Thursday, November 24, 2011

Giving Thanks = Happy!

I recently heard that happier people tend to be those who are more grateful.  I know I'd like to be one of those people.  Why does it take a special day for me to step back and acknowledge all that I am thankful for?  Why don't I acknowledge how blessed I am all day, every day?

Oddly enough, we also find these moments during times of tragedy.  Recently, my Uncle Steve died.  Out of his death, I felt more connected to those I love than I had in while.  Why did it take that event to get me to that place?  In some of my most painful moments, I have been more grateful for the support of my friends and family than any other time.

Well, today I am going to seize the opportunity and give thanks.  After all, it IS the focus of the day.  I truly have more blessings than I deserve.  Our life this past year has been turned upside down over and over again.  Despite some hardships, we are stronger as a family unit than ever before.  I have found more balance and peace.  I'd like to think that I've become a bit wiser too! :o)

Happy Thanksgiving from our family to yours,


Jen Starks, Owner 574.275.1235

Sunday, November 20, 2011

Myth Buster: ANOTHER Load of Laundry?

It's true that once you have a baby (or two or three children), there's always laundry to do.  The idea that you'd be adding more to that pile, just seems off putting.  I get it!

The good news is that you can launder cloth diapers with less time and effort than all the rest of your laundry.  If you are able to afford a 3 day supply (and I recommend working toward that!), you are only doing a load 2 times a week.  The amount of time you are actually spending doing that laundry is probably 10 minutes a week.  Even better, you don't have to worry about ironing, folding, or even putting the cloth diapers away.  It can be as easy as throwing the clean diapers in a laundry basket from the dryer and pulling from that basket when it's time to do a change. (On those REALLY lazy days, I have been known to leave the diapers in the dryer and pull clean ones from there!)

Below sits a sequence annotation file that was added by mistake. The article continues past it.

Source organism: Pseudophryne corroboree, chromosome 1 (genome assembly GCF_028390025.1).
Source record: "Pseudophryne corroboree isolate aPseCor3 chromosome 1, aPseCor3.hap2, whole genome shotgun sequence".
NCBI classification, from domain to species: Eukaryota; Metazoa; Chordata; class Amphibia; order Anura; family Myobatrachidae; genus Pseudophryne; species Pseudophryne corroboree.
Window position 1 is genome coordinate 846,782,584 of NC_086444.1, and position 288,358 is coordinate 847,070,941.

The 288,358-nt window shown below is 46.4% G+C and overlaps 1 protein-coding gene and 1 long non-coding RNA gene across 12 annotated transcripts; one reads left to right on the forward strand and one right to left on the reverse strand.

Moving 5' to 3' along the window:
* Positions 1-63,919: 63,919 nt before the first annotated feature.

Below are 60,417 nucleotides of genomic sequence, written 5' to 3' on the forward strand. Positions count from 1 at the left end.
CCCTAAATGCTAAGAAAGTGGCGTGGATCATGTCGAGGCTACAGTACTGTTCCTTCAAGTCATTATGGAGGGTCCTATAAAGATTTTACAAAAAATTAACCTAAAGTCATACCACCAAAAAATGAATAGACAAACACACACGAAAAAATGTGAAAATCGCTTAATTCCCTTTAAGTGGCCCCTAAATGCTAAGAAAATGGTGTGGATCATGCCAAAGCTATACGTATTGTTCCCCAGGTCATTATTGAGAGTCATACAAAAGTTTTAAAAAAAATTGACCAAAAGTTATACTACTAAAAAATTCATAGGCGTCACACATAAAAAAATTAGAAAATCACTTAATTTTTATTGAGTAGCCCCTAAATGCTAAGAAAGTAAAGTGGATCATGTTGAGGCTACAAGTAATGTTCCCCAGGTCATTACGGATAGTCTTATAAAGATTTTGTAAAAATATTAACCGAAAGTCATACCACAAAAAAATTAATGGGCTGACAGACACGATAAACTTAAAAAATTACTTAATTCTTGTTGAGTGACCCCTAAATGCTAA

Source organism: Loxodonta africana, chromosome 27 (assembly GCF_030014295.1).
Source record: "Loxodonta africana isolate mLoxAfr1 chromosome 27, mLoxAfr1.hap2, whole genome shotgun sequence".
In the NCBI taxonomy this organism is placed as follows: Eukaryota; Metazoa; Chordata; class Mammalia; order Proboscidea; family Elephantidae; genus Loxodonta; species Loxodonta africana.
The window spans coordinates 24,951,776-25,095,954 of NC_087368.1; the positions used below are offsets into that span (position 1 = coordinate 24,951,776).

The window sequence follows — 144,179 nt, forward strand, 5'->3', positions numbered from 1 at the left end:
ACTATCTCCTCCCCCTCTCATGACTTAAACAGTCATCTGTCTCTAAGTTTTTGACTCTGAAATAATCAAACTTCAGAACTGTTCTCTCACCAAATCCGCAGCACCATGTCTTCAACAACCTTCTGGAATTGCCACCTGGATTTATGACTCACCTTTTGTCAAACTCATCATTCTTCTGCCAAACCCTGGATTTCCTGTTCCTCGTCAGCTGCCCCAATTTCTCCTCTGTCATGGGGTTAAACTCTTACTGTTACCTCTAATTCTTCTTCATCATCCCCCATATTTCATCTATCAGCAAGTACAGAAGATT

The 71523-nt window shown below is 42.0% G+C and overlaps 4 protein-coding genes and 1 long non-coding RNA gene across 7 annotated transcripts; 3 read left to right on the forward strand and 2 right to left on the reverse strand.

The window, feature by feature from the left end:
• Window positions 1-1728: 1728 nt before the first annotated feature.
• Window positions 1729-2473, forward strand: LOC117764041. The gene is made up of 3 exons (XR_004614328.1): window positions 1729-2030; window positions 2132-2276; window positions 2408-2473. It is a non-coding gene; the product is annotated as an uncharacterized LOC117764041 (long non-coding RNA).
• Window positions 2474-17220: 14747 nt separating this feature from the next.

If you use diapers like GroVia's all-in-ones, Tots Bots Easy Fit Diaper, bumGenius All-in-Ones, or Tots Bots Tini Fit Diaper, you don't even need to stuff or assemble the diaper.  That's it!

For those veteran's currently using cloth diapers, how has the extra loads been for you?



Jen Starks, Owner 574.275.1235

Tuesday, November 15, 2011

Myth Buster: Cloth Diapers Cause More Leaks!


This is a common concern I hear when I meet with families first considering a cloth diaper investment.  And certainly having leaking issues is an extra hassle no one wants to deal with.  I'm pleased to share a few insights in avoiding leaks in cloth diapers. In fact, I often here about less "blow outs" that many disposable diapers cause (especially the up the back leaks!).

1. Proper Size & Fit- You want to make sure your baby is in the correct size.  Don't try and purchase a larger size to save money.  The diaper should fit snug around the legs and waist.  Gaping in the legs is a big culprit of leaking issues, especially with newborns and boys in particular.

2. Wearing Diaper Correctly- It is always a good idea to make sure that you read the directions on your diaper label and/or visually see how to properly put on the cloth diaper.  If you haven't stuffed a pocket diaper correctly, haven't tucked in that prefold inside the cover, you'll have leaks.